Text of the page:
by Phil DeMuth, Ph.D.
An excerpt from The Affluent Investor – Financial Advice to Grow and Protect Your Wealth
Today’s corporate executives should spend at least as much care considering how to manage his stock options and restricted stock as he does managing his airline miles. This is a daunting task, because the interwoven tax and investment issues are baffling. For this reason, most employees use their options as play money and execute them either when they want cash to buy something or when they see everyone else executing theirs because the stock price has been high lately. You can do better.
The idea is to maximize your lifetime wealth (return) while minimizing regret (risk). You don’t want to be the guy who exercised his options for pennies when the IPO would have made him a multimillionaire, but you also don’t want to be the guy who hung on to his company stock until it got delisted and now faces a six-figure tax liability with an empty checkbook. While the permutations go far beyond the scope of this book, here are some factors that impinge:
- Read your own employee stock option agreement. Do not presume your deal is just like anyone else’s. Circle the passage where it mentions your options’ expiration dates. You don’t want to be one of the million employees Fidelity uncovered who let their in-the-money options expire.
- There are two components making up the total value of your options: their intrinsic value and their time value. Their total value is what you get from a Black-Scholes calculator. Their intrinsic value is the difference between your strike price and the stock’s current price. The time value is the difference between the option’s intrinsic value and its total value. You don’t want to execute your options when they still have a lot of gas left in the tank in the form of time value. For guidance here, I commend to your attention the reports available from www.stockopter.com. These can form the foundation for a useful discussion with your advisor and CPA prior to making any moves.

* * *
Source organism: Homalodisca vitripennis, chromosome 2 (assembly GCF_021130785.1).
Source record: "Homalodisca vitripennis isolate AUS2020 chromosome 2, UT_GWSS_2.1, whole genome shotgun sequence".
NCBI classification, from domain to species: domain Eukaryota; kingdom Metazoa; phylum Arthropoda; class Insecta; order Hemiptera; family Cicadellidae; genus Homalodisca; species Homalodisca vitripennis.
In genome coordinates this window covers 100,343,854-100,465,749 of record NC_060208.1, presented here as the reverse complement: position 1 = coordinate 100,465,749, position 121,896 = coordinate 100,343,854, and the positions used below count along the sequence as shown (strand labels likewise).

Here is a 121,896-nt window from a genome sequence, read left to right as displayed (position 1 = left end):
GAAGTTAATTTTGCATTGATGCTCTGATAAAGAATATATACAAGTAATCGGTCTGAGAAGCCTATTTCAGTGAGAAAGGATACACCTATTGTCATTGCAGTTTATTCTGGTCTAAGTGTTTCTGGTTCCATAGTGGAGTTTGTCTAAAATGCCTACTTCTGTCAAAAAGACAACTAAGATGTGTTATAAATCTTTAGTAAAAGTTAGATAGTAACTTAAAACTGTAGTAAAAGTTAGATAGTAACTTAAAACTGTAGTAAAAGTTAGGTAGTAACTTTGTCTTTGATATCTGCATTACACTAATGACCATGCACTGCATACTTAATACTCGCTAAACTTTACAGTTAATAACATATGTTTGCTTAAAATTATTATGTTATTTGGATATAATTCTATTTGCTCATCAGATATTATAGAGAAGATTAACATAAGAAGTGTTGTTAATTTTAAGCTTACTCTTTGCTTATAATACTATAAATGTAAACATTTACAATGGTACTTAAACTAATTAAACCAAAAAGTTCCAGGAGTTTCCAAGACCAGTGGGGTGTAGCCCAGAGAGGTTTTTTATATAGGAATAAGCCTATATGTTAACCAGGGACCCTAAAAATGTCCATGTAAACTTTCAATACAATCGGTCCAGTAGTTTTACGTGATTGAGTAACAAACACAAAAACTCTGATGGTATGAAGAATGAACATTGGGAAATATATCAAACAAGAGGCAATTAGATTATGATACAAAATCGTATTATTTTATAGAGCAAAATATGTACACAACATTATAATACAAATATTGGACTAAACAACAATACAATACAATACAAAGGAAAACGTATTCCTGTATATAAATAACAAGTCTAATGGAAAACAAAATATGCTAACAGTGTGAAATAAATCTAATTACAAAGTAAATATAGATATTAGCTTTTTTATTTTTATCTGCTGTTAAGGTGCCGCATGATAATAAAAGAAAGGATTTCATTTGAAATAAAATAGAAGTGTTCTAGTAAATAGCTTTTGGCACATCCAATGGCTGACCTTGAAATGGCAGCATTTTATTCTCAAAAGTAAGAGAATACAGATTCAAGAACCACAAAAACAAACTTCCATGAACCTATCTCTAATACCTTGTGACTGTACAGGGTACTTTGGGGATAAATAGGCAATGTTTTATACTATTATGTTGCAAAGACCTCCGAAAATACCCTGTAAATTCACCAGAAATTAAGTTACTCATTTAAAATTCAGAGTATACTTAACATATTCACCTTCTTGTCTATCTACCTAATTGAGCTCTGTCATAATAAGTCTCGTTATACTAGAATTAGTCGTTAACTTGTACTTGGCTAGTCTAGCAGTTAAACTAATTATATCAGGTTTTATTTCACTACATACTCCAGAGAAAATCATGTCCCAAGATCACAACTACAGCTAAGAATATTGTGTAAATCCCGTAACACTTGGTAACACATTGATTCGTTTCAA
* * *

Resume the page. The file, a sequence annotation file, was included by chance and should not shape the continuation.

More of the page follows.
- The more volatile the stock, the closer you are to retirement, the less bullish you are on the stock, and the more of your net worth is concentrated in it, the sooner you should exercise.
- It makes no sense to exercise non-qualified stock options and then hold the stock. You are already over-invested in your company through your human capital. Exercise, sell, and diversify.
Employee stock and stock options need to be considered in the context of your entire portfolio and not set to one side as if they didn’t exist. I like the Quantext QPP Monte Carlo Simulator (www.quantext.com) for advisors as well as savvy do-it-yourselfers. This Excel-based tool will let you experiment with changing the mix in your outside portfolio to compensate for the distortions of a concentrated holding, including your stock options. The aim is to tune down the idiosyncratic risk and create a version of your personal fund.
Phil DeMuth, Ph.D. is an author, psychologist, and Managing Director of Conservative Wealth Management LLC, an investment advisor to high-net-worth individuals. Phil’s articles have appeared in Barron’s, The Wall Street Journal, The Journal of Financial Planning and many other publications. He has made TV appearances on the various CNBC shows, Forbes on Fox, and Wall Street Week with Fortune. Phil has also co-authored seven books with Ben Stein on topics such as retirement planning, income investing, portfolio management, and alternative investments.